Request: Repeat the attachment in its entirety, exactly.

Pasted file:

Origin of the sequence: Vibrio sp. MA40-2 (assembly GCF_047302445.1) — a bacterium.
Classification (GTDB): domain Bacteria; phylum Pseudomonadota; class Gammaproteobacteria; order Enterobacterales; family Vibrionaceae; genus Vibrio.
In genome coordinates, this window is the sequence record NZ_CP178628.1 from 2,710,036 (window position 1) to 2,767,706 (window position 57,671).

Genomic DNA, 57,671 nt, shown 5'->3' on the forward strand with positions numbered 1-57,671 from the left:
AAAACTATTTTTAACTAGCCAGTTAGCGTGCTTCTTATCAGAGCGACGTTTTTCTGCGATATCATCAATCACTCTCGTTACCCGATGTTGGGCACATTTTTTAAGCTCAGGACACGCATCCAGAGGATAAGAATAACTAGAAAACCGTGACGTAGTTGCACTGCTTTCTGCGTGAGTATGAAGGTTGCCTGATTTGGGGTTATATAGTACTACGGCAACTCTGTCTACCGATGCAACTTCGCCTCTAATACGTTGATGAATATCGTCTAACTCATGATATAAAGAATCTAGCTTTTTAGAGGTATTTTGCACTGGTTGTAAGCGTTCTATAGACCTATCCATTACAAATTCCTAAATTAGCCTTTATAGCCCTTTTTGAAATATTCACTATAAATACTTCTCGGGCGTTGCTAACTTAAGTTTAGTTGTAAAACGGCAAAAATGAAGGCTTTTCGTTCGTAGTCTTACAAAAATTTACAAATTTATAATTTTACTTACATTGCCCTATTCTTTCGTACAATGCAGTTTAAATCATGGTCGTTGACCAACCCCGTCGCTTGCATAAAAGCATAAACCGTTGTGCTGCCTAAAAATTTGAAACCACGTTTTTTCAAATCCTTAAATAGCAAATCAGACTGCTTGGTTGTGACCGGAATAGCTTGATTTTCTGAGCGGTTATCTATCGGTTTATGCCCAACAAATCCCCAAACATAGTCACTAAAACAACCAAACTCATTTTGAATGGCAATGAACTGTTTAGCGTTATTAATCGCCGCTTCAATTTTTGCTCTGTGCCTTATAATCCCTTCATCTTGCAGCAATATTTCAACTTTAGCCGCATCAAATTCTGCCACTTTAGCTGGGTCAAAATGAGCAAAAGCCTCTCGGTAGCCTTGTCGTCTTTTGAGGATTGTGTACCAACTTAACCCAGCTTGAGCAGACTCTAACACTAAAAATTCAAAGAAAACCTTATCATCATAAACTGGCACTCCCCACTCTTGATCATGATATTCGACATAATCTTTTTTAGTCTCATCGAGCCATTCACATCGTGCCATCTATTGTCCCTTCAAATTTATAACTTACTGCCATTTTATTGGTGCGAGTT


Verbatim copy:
Origin of the sequence: Vibrio sp. MA40-2 (assembly GCF_047302445.1) — a bacterium.
Classification (GTDB): domain Bacteria; phylum Pseudomonadota; class Gammaproteobacteria; order Enterobacterales; family Vibrionaceae; genus Vibrio.
In genome coordinates, this window is the sequence record NZ_CP178628.1 from 2,710,036 (window position 1) to 2,767,706 (window position 57,671).

Genomic DNA, 57,671 nt, shown 5'->3' on the forward strand with positions numbered 1-57,671 from the left:
AAAACTATTTTTAACTAGCCAGTTAGCGTGCTTCTTATCAGAGCGACGTTTTTCTGCGATATCATCAATCACTCTCGTTACCCGATGTTGGGCACATTTTTTAAGCTCAGGACACGCATCCAGAGGATAAGAATAACTAGAAAACCGTGACGTAGTTGCACTGCTTTCTGCGTGAGTATGAAGGTTGCCTGATTTGGGGTTATATAGTACTACGGCAACTCTGTCTACCGATGCAACTTCGCCTCTAATACGTTGATGAATATCGTCTAACTCATGATATAAAGAATCTAGCTTTTTAGAGGTATTTTGCACTGGTTGTAAGCGTTCTATAGACCTATCCATTACAAATTCCTAAATTAGCCTTTATAGCCCTTTTTGAAATATTCACTATAAATACTTCTCGGGCGTTGCTAACTTAAGTTTAGTTGTAAAACGGCAAAAATGAAGGCTTTTCGTTCGTAGTCTTACAAAAATTTACAAATTTATAATTTTACTTACATTGCCCTATTCTTTCGTACAATGCAGTTTAAATCATGGTCGTTGACCAACCCCGTCGCTTGCATAAAAGCATAAACCGTTGTGCTGCCTAAAAATTTGAAACCACGTTTTTTCAAATCCTTAAATAGCAAATCAGACTGCTTGGTTGTGACCGGAATAGCTTGATTTTCTGAGCGGTTATCTATCGGTTTATGCCCAACAAATCCCCAAACATAGTCACTAAAACAACCAAACTCATTTTGAATGGCAATGAACTGTTTAGCGTTATTAATCGCCGCTTCAATTTTTGCTCTGTGCCTTATAATCCCTTCATCTTGCAGCAATATTTCAACTTTAGCCGCATCAAATTCTGCCACTTTAGCTGGGTCAAAATGAGCAAAAGCCTCTCGGTAGCCTTGTCGTCTTTTGAGGATTGTGTACCAACTTAACCCAGCTTGAGCAGACTCTAACACTAAAAATTCAAAGAAAACCTTATCATCATAAACTGGCACTCCCCACTCTTGATCATGATATTCGACATAATCTTTTTTAGTCTCATCGAGCCATTCACATCGTGCCATCTATTGTCCCTTCAAATTTATAACTTACTGCCATTTTATTGGTGCGAGTT